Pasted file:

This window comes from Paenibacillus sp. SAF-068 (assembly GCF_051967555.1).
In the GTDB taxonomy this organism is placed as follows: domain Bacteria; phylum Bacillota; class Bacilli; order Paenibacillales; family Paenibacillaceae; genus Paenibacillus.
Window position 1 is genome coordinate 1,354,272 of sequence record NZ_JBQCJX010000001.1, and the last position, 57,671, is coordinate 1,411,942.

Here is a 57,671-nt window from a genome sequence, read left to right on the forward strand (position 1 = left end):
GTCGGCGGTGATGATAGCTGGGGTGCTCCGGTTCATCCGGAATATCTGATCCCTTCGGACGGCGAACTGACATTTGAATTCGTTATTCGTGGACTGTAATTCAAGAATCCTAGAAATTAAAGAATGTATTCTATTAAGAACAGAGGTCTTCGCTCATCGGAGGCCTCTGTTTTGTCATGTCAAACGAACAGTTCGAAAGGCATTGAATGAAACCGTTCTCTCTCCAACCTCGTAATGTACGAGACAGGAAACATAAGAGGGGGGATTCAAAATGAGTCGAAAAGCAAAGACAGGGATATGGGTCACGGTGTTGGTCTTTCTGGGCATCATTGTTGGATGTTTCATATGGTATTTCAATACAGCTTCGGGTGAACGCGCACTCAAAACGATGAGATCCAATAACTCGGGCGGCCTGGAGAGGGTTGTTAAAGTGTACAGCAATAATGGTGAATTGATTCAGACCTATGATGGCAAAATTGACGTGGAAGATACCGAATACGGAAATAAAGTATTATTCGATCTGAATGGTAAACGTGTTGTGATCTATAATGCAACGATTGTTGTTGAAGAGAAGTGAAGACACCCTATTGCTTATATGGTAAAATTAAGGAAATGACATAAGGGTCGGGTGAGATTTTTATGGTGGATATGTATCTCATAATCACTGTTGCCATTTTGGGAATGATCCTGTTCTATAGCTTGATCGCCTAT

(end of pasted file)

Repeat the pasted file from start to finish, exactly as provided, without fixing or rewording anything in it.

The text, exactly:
This window comes from Paenibacillus sp. SAF-068 (assembly GCF_051967555.1).
In the GTDB taxonomy this organism is placed as follows: domain Bacteria; phylum Bacillota; class Bacilli; order Paenibacillales; family Paenibacillaceae; genus Paenibacillus.
Window position 1 is genome coordinate 1,354,272 of sequence record NZ_JBQCJX010000001.1, and the last position, 57,671, is coordinate 1,411,942.

Here is a 57,671-nt window from a genome sequence, read left to right on the forward strand (position 1 = left end):
GTCGGCGGTGATGATAGCTGGGGTGCTCCGGTTCATCCGGAATATCTGATCCCTTCGGACGGCGAACTGACATTTGAATTCGTTATTCGTGGACTGTAATTCAAGAATCCTAGAAATTAAAGAATGTATTCTATTAAGAACAGAGGTCTTCGCTCATCGGAGGCCTCTGTTTTGTCATGTCAAACGAACAGTTCGAAAGGCATTGAATGAAACCGTTCTCTCTCCAACCTCGTAATGTACGAGACAGGAAACATAAGAGGGGGGATTCAAAATGAGTCGAAAAGCAAAGACAGGGATATGGGTCACGGTGTTGGTCTTTCTGGGCATCATTGTTGGATGTTTCATATGGTATTTCAATACAGCTTCGGGTGAACGCGCACTCAAAACGATGAGATCCAATAACTCGGGCGGCCTGGAGAGGGTTGTTAAAGTGTACAGCAATAATGGTGAATTGATTCAGACCTATGATGGCAAAATTGACGTGGAAGATACCGAATACGGAAATAAAGTATTATTCGATCTGAATGGTAAACGTGTTGTGATCTATAATGCAACGATTGTTGTTGAAGAGAAGTGAAGACACCCTATTGCTTATATGGTAAAATTAAGGAAATGACATAAGGGTCGGGTGAGATTTTTATGGTGGATATGTATCTCATAATCACTGTTGCCATTTTGGGAATGATCCTGTTCTATAGCTTGATCGCCTAT